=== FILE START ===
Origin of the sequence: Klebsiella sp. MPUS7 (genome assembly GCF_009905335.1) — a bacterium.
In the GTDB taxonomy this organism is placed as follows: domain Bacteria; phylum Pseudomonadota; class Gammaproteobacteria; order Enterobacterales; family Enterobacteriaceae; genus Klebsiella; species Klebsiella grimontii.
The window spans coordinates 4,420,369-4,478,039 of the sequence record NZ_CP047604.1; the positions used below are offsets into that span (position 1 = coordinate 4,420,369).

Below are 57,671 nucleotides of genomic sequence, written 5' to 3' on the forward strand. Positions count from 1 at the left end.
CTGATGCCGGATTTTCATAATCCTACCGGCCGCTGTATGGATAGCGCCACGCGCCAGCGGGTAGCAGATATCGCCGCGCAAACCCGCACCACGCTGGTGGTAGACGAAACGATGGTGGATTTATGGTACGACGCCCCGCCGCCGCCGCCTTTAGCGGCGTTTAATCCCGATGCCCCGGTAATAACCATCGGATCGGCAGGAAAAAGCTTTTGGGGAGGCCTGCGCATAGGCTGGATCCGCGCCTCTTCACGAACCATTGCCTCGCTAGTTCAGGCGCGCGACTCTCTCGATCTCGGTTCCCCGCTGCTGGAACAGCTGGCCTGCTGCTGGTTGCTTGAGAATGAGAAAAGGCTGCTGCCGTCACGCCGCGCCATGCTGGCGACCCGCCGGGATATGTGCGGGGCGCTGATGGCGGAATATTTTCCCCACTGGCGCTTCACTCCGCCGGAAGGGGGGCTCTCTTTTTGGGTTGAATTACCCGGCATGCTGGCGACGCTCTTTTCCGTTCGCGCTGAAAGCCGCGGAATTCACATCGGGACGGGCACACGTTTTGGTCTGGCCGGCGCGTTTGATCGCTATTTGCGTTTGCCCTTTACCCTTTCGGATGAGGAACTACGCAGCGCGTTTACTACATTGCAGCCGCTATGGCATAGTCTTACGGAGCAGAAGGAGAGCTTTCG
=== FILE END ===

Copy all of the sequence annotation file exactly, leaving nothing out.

Origin of the sequence: Klebsiella sp. MPUS7 (genome assembly GCF_009905335.1) — a bacterium.
In the GTDB taxonomy this organism is placed as follows: domain Bacteria; phylum Pseudomonadota; class Gammaproteobacteria; order Enterobacterales; family Enterobacteriaceae; genus Klebsiella; species Klebsiella grimontii.
The window spans coordinates 4,420,369-4,478,039 of the sequence record NZ_CP047604.1; the positions used below are offsets into that span (position 1 = coordinate 4,420,369).

Below are 57,671 nucleotides of genomic sequence, written 5' to 3' on the forward strand. Positions count from 1 at the left end.
CTGATGCCGGATTTTCATAATCCTACCGGCCGCTGTATGGATAGCGCCACGCGCCAGCGGGTAGCAGATATCGCCGCGCAAACCCGCACCACGCTGGTGGTAGACGAAACGATGGTGGATTTATGGTACGACGCCCCGCCGCCGCCGCCTTTAGCGGCGTTTAATCCCGATGCCCCGGTAATAACCATCGGATCGGCAGGAAAAAGCTTTTGGGGAGGCCTGCGCATAGGCTGGATCCGCGCCTCTTCACGAACCATTGCCTCGCTAGTTCAGGCGCGCGACTCTCTCGATCTCGGTTCCCCGCTGCTGGAACAGCTGGCCTGCTGCTGGTTGCTTGAGAATGAGAAAAGGCTGCTGCCGTCACGCCGCGCCATGCTGGCGACCCGCCGGGATATGTGCGGGGCGCTGATGGCGGAATATTTTCCCCACTGGCGCTTCACTCCGCCGGAAGGGGGGCTCTCTTTTTGGGTTGAATTACCCGGCATGCTGGCGACGCTCTTTTCCGTTCGCGCTGAAAGCCGCGGAATTCACATCGGGACGGGCACACGTTTTGGTCTGGCCGGCGCGTTTGATCGCTATTTGCGTTTGCCCTTTACCCTTTCGGATGAGGAACTACGCAGCGCGTTTACTACATTGCAGCCGCTATGGCATAGTCTTACGGAGCAGAAGGAGAGCTTTCG